Clanton, Jr. v. Director TDCJ ID
MEMORANDUM ADOPTING 13 Report and Recommendations and Entering Final Judgment. The petitioner's objections are overruled and this writ of habeas corpus is DISMISSED with prejudice. A certificate of appealability is DENIED sua sponte and all pending motions in this civil actions are DENIED. Signed by Judge Ron Clark on 11/1/10. (leh, )
Clanton, Jr. v. Director TDCJ ID
IN THE UNITED STATES DISTRICT COURT FOR THE EASTERN DISTRICT OF TEXAS LUFKIN DIVISION DON CLANTON, JR. v. DIRECTOR, TDCJ-CID § § § CIVIL ACTION NO. 9:10cv68
MEMORANDUM ADOPTING REPORT AND RECOMMENDATION OF THE UNITED STATES MAGISTRATE JUDGE AND ENTERING FINAL JUDGMENT The Petitioner Don Clanton Jr., proceeding pro se, filed this application for the writ of habeas corpus under 28 U.S.C. §2254 complaining of the legality of disciplinary action taken against him during his confinement. This Court ordered that the matter be referred to the United States Magistrate Judge pursuant to 28 U.S.C. §636(b)(1) and (3) and the Amended Order for the Adoption of Local Rules for the Assignment of Duties to United States Magistrate Judges. Clanton complained of a disciplinary case which he received for sexual misconduct. As punishment, he received 45 days of commissary restrictions, 15 days of recreation restrictions, reduction in classification status, and the loss of 30 days of good time credits. Clanton argued that he should not have been punished for his actions because he suffers from "compulsive masturbation," he was refused treatment for this alleged disorder, and he was denied due process in the disciplinary proceeding when his counsel substitute refused to present documentary evidence and this evidence was not taken into consideration. The Respondent was ordered to answer the petition and did so. In his answer, the Respondent argued that Clanton had not exhausted his administrative remedies on all of his claim, his contentions are without merit, and he did not show the infringement of a constitutionally protected liberty interest because he is not eligible for release on mandatory supervision. Clanton
filed a response asserting that his claims are true, he was treated unfairly, he was not allowed to present documentary evidence, he has a "compulsive masturbation disorder," the disciplinary case could affect his release on parole, he received ineffective assistance from his counsel substitute, the charging officer gave conflicting stories, and he exhausted his administrative remedies as best he could. Clanton did not address the issue of whether or not a protected liberty interest had been infringed. After review of the pleadings, the Magistrate Judge issued a Report on October 8, 2010, recommending that the petition be dismissed because Clanton had not shown the infringement of a protected liberty interest, as set forth in Sandin v. Conner, 115 S.Ct. 2293, 2301 (1995). The Magistrate Judge also recommended that Clanton be denied a certificate of appealability sua sponte. Clanton filed objections to the Magistrate Judge's Report on October 19, 2010. In his objections, Clanton says that he has shown evidence that his right to due process was violated and that he received ineffective assistance from his counsel substitute. He again contends that the charging officer gave conflicting versions but his counsel substitute failed to notice this. He says that if he continues to get cases of sexual misconduct, his conditions of confinement will be affected because he will not be allowed out of administrative segregation and into general population, and that holding him in administrative segregation violates his constitutional rights because he cannot get rehabilitated there. He asks that the Court look into "the liberty interest of my confinement in ad.seg.," and suggests that if the psych department were to make a note in his record that he cannot receive disciplinary cases for sexual misconduct, the situation would be resolved. Clanton's objections are without merit. There is no constitutionally protected liberty interest in remaining free from administrative segregation. Luken v. Scott, 71 F.3d 192, 193 (5th Cir. 1995); Pichardo v. Kinker, 73 F.3d 612, 613 (5th Cir. 1996). Nor does the fact that Clanton has more limited access to rehabilitative opportunities in segregation give rise to a protected liberty interest. Newman v. Alabama, 559 F.2d 283, 292 (5th Cir. 1977). Although Clanton argues that his opportunity to make parole will be hindered, the Fifth Circuit has held that there is no 2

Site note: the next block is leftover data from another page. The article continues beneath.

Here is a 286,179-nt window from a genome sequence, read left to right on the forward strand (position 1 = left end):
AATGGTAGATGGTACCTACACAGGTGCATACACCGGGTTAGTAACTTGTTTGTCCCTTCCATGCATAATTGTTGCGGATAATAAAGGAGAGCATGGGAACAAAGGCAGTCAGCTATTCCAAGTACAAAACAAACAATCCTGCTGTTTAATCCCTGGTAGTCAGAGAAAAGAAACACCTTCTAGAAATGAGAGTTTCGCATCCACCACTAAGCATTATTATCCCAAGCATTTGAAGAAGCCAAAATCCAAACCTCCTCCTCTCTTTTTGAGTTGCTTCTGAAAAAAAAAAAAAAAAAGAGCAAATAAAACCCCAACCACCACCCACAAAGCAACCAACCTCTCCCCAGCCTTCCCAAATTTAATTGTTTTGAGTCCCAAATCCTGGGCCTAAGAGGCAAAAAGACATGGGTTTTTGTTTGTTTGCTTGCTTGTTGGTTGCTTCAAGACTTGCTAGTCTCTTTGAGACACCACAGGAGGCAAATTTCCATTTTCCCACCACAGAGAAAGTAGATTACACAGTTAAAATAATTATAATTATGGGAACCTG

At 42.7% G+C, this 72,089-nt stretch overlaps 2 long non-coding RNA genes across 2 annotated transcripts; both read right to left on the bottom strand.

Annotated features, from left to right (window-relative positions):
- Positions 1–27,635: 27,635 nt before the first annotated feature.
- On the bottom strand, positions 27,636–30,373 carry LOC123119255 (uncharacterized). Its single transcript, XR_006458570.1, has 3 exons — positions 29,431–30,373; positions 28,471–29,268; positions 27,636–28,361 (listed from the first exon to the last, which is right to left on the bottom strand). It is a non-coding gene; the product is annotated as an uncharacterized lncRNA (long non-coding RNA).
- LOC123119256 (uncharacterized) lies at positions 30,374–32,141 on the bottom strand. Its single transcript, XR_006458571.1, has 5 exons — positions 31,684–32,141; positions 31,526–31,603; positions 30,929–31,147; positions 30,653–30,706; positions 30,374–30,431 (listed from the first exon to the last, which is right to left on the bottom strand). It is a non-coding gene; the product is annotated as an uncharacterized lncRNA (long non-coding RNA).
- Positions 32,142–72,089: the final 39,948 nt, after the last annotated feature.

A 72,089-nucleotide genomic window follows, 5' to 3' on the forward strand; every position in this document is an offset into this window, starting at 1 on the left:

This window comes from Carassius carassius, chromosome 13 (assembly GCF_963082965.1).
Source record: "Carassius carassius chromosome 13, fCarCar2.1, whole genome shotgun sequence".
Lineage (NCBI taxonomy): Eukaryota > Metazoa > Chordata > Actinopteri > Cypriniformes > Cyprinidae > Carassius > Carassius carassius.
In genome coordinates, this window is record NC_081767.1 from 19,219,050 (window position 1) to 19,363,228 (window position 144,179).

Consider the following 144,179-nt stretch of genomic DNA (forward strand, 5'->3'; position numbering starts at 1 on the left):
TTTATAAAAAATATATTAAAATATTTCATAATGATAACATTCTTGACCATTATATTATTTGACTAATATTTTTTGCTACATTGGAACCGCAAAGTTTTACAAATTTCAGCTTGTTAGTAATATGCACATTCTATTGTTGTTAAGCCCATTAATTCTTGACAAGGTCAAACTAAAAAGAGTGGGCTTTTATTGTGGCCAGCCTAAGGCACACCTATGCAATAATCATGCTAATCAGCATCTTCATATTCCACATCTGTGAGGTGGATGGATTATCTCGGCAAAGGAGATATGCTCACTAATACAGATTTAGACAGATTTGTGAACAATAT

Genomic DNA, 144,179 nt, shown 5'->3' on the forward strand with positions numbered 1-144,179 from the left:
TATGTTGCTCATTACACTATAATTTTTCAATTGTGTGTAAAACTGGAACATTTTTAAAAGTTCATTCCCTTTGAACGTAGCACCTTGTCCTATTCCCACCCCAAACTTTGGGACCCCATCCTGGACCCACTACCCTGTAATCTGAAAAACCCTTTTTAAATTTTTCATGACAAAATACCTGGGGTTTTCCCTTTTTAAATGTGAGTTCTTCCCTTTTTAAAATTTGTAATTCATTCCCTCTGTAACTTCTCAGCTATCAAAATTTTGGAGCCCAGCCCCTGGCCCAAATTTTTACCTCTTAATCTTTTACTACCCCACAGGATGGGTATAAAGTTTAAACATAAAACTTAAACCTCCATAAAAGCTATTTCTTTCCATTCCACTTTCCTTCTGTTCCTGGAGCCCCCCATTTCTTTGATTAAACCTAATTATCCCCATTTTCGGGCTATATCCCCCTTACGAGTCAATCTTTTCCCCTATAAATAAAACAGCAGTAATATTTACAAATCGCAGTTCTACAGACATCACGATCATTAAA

constitutionally protected liberty interest in release on parole for Texas inmates. Creel v. Keene, 928 F.2d 707, 711 (5th Cir. 1991). Clanton's alleged disorder does not convey a protected liberty interest in engaging in sexual misconduct. His objections are without merit. The Court has conducted a careful de novo review of the pleadings in this cause, including the Report of the Magistrate Judge and the Petitioner's objections thereto. Upon such de novo review, the Court has concluded that the Magistrate Judge's Report is correct and that the Petitioner's objections are without merit. It is accordingly ORDERED that the Petitioner's objections are overruled and the Report of the Magistrate Judge is ADOPTED as the opinion of the District Court. It is further ORDERED that the above-styled application for the writ of habeas corpus be and hereby is DISMISSED with prejudice. It is further ORDERED that the Petitioner Don Clanton, Jr. is hereby DENIED a certificate of appealability sua sponte. Finally, it is ORDERED that any and all motions which may be pending in this civil action are hereby DENIED.
So ORDERED and SIGNED this 1 day of November, 2010.
___________________________________ Ron Clark, United States District Judge
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